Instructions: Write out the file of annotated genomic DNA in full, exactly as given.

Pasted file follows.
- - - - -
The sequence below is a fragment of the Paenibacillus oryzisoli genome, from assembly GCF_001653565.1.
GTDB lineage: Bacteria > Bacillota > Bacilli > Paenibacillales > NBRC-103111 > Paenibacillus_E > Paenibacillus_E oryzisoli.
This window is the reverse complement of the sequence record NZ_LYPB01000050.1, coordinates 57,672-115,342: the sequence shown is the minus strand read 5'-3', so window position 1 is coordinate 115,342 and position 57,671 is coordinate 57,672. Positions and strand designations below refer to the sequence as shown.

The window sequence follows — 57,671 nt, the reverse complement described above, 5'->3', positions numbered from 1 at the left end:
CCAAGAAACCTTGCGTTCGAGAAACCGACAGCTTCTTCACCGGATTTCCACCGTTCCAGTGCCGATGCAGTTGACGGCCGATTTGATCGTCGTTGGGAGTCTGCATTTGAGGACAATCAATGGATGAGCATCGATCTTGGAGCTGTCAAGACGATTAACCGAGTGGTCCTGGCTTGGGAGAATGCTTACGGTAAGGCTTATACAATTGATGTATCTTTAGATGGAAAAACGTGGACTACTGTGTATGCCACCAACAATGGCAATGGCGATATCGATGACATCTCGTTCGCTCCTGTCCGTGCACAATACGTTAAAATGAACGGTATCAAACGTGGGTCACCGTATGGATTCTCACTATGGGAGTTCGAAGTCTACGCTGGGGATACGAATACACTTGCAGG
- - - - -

The sequence below is a fragment of the Paenibacillus oryzisoli genome, from assembly GCF_001653565.1.
GTDB lineage: Bacteria > Bacillota > Bacilli > Paenibacillales > NBRC-103111 > Paenibacillus_E > Paenibacillus_E oryzisoli.
This window is the reverse complement of the sequence record NZ_LYPB01000050.1, coordinates 57,672-115,342: the sequence shown is the minus strand read 5'-3', so window position 1 is coordinate 115,342 and position 57,671 is coordinate 57,672. Positions and strand designations below refer to the sequence as shown.

The window sequence follows — 57,671 nt, the reverse complement described above, 5'->3', positions numbered from 1 at the left end:
CCAAGAAACCTTGCGTTCGAGAAACCGACAGCTTCTTCACCGGATTTCCACCGTTCCAGTGCCGATGCAGTTGACGGCCGATTTGATCGTCGTTGGGAGTCTGCATTTGAGGACAATCAATGGATGAGCATCGATCTTGGAGCTGTCAAGACGATTAACCGAGTGGTCCTGGCTTGGGAGAATGCTTACGGTAAGGCTTATACAATTGATGTATCTTTAGATGGAAAAACGTGGACTACTGTGTATGCCACCAACAATGGCAATGGCGATATCGATGACATCTCGTTCGCTCCTGTCCGTGCACAATACGTTAAAATGAACGGTATCAAACGTGGGTCACCGTATGGATTCTCACTATGGGAGTTCGAAGTCTACGCTGGGGATACGAATACACTTGCAGG